March 16, 2005 12:43 PM PST
Bush chooses Martin as next FCC chairman
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enforce our rules more stringently." (L. Brent Bozell III, president of the Parents Television Council, endorsed Martin as chairman in January.)
Revisiting a 1996 telecommunications law
The FCC chairmanship will be unusually important in the next few years, as Congress mulls over revisiting the 1996 Telecommunications Act, which was not written with the Internet era in mind. On Wednesday, for instance, one House of Representatives committee convened a hearing titled "How Internet Protocol-Enabled Services are Changing the Face of Communications."
At the hearing, House Energy and Commerce Committee Chairman Joe Barton, R-Tex., said VoIP was so disruptive that it was time to rewrite the 1996 law. "This year, it's my intention to...craft legislation that reflects how much technology has changed the communications industry," Barton said.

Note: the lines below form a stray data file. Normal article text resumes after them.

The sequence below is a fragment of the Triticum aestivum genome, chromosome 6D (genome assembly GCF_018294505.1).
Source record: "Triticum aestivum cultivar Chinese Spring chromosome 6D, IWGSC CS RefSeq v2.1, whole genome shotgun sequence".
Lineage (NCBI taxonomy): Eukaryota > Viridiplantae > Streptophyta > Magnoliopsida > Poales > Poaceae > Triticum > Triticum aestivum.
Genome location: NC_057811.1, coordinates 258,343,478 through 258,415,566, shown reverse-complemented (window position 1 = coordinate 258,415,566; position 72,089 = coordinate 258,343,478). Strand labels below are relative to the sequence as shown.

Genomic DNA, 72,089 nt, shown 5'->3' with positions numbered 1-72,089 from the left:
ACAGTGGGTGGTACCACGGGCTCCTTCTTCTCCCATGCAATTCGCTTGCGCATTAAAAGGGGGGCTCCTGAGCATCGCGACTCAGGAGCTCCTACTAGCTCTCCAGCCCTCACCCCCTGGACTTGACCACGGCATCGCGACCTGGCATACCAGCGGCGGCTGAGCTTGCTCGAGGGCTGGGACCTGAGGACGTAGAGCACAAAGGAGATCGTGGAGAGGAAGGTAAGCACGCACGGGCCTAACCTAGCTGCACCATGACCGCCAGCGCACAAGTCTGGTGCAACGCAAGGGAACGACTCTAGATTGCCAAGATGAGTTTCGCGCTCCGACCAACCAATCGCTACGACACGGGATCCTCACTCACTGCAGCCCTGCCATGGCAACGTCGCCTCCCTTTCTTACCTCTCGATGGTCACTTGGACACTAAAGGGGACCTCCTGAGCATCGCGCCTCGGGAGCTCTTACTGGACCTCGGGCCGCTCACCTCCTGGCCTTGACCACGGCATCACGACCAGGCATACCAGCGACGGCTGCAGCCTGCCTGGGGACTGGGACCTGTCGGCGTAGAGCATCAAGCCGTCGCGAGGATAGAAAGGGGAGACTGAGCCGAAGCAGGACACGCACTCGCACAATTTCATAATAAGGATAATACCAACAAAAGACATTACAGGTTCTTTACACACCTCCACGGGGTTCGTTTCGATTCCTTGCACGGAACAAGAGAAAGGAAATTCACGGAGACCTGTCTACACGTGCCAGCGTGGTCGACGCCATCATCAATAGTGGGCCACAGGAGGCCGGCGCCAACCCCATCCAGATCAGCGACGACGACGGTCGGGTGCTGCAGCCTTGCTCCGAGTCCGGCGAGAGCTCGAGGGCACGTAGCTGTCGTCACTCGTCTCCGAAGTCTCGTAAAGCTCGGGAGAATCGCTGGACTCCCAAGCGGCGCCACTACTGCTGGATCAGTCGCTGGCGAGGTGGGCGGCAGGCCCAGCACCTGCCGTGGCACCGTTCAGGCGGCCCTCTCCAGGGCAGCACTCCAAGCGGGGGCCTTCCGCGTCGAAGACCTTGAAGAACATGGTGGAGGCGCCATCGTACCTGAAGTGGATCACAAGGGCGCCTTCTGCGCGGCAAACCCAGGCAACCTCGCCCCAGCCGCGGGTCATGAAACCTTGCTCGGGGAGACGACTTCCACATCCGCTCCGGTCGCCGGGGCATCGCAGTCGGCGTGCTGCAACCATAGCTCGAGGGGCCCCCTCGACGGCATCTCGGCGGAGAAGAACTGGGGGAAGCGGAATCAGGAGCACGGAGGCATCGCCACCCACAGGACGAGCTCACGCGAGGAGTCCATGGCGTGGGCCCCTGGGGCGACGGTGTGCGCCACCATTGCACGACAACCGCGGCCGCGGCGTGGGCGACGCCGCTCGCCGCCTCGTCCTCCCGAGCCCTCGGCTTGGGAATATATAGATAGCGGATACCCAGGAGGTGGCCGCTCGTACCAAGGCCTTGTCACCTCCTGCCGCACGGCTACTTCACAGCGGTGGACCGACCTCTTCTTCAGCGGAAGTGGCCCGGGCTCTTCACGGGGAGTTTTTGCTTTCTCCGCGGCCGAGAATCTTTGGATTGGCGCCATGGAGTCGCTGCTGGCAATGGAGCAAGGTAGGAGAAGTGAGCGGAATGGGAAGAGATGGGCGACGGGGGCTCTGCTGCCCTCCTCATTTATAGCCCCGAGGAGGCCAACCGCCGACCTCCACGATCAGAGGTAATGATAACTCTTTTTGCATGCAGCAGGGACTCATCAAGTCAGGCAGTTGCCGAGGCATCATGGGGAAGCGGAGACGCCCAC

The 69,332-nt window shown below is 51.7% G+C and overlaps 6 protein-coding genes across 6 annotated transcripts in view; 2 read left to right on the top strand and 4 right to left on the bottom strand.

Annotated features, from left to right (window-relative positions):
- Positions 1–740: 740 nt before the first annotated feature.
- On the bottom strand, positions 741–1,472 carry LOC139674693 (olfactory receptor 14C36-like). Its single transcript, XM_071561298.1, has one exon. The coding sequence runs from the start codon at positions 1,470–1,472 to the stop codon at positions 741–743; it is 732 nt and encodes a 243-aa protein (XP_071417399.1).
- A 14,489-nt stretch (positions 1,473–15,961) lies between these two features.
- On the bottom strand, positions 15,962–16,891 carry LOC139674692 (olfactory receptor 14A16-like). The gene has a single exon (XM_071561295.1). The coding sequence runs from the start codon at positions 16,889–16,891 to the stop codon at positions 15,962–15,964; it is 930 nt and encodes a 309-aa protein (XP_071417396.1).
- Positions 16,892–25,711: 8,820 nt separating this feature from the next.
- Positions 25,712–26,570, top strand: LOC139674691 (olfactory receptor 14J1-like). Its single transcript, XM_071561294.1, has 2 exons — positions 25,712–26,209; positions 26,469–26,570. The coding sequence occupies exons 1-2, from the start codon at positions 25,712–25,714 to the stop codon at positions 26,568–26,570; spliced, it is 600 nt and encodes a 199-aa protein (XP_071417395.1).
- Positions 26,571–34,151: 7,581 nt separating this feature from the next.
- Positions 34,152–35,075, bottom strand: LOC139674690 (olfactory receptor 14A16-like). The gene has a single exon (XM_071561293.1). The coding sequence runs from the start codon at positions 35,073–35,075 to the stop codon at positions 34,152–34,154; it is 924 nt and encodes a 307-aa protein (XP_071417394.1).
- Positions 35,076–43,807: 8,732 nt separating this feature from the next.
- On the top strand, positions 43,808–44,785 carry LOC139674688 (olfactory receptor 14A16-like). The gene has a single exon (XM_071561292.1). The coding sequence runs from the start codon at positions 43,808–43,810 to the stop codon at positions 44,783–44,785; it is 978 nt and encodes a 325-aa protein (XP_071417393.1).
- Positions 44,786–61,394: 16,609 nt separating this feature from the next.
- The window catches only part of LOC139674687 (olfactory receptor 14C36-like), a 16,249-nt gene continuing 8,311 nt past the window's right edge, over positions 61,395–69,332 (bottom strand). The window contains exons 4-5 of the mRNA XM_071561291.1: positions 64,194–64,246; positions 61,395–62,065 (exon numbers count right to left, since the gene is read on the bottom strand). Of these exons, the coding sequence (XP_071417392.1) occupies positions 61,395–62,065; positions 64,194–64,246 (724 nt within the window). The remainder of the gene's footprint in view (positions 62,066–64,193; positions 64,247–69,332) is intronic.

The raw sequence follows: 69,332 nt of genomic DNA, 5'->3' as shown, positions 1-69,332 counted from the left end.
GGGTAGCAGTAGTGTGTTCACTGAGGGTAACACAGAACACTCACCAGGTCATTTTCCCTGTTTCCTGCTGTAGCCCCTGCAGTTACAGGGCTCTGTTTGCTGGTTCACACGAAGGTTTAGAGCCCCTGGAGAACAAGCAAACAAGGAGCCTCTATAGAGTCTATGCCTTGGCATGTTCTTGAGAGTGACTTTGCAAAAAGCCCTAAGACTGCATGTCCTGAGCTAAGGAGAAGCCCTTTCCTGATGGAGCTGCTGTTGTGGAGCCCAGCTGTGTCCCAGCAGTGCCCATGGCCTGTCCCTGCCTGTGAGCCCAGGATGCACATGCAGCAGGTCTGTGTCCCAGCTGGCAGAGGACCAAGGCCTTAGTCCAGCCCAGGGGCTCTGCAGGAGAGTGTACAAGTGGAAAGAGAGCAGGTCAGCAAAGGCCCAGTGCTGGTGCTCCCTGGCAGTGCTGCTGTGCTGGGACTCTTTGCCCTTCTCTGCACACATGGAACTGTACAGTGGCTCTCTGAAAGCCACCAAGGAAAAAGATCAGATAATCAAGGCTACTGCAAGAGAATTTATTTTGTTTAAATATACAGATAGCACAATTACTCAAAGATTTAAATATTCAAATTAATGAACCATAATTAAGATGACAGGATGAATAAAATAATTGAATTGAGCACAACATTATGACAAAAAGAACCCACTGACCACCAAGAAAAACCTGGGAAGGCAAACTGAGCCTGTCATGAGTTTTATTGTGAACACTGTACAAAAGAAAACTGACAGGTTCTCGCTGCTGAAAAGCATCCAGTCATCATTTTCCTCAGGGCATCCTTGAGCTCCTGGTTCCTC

Among the questions Barton said his legislation would address: Should VoIP companies be required to pay "universal service" taxes? Must VoIP firms be legally required to provide some form of e911 services? Should state governments be allowed to regulate, and perhaps even set prices for, VoIP services?
"As chairman of the commission, Kevin Martin can be an articulate spokesman for the view that Congress needs to reform the communications laws," said Randy May, a former FCC lawyer now at the free-market Progress & Freedom Foundation. "That really does require a new vision for communications policy and in fact for the FCC itself."
Some of May's colleagues had lined up behind Intel lobbyist Peter Pitsch, a former FCC lawyer who was seen as a dark-horse candidate for the chairman position. But Martin seemed to enjoy the broadest support.
Martin supported the "removal of regulatory obstacles and introduction of competition into the broadband marketplace must occur if broadband is to reach its promise," Dawson wrote in the Feb. 7 letter.
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